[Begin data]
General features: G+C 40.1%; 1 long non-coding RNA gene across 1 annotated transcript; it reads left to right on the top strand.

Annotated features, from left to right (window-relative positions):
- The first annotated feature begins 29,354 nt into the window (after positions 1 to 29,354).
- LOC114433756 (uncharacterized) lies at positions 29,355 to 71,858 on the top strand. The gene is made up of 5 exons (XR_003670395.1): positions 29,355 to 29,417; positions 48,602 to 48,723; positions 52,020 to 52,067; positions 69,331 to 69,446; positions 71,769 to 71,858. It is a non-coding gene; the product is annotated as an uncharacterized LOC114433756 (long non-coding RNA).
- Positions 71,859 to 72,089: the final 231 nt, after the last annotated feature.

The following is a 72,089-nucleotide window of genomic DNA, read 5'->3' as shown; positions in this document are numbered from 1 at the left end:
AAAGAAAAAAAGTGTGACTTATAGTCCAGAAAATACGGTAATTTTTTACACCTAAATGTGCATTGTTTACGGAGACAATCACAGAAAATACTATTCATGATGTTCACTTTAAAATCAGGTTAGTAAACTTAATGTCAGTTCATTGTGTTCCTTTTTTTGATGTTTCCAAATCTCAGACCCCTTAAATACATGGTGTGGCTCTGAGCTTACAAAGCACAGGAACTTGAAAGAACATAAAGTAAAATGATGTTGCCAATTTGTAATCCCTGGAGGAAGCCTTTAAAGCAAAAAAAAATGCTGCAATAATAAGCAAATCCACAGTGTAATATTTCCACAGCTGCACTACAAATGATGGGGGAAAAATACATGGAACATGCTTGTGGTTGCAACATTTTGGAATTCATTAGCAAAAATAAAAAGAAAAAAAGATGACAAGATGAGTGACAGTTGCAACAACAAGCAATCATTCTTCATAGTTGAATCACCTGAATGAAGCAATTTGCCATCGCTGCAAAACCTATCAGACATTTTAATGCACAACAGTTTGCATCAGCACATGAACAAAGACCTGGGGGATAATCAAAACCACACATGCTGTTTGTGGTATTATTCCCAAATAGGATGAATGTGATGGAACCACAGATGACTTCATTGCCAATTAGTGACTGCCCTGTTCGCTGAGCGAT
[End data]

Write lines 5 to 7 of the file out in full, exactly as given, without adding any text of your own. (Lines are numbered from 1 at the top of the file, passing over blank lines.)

- Positions 71,859 to 72,089: the final 231 nt, after the last annotated feature.

The following is a 72,089-nucleotide window of genomic DNA, read 5'->3' as shown; positions in this document are numbered from 1 at the left end:
AAAGAAAAAAAGTGTGACTTATAGTCCAGAAAATACGGTAATTTTTTACACCTAAATGTGCATTGTTTACGGAGACAATCACAGAAAATACTATTCATGATGTTCACTTTAAAATCAGGTTAGTAAACTTAATGTCAGTTCATTGTGTTCCTTTTTTTGATGTTTCCAAATCTCAGACCCCTTAAATACATGGTGTGGCTCTGAGCTTACAAAGCACAGGAACTTGAAAGAACATAAAGTAAAATGATGTTGCCAATTTGTAATCCCTGGAGGAAGCCTTTAAAGCAAAAAAAAATGCTGCAATAATAAGCAAATCCACAGTGTAATATTTCCACAGCTGCACTACAAATGATGGGGGAAAAATACATGGAACATGCTTGTGGTTGCAACATTTTGGAATTCATTAGCAAAAATAAAAAGAAAAAAAGATGACAAGATGAGTGACAGTTGCAACAACAAGCAATCATTCTTCATAGTTGAATCACCTGAATGAAGCAATTTGCCATCGCTGCAAAACCTATCAGACATTTTAATGCACAACAGTTTGCATCAGCACATGAACAAAGACCTGGGGGATAATCAAAACCACACATGCTGTTTGTGGTATTATTCCCAAATAGGATGAATGTGATGGAACCACAGATGACTTCATTGCCAATTAGTGACTGCCCTGTTCGCTGAGCGAT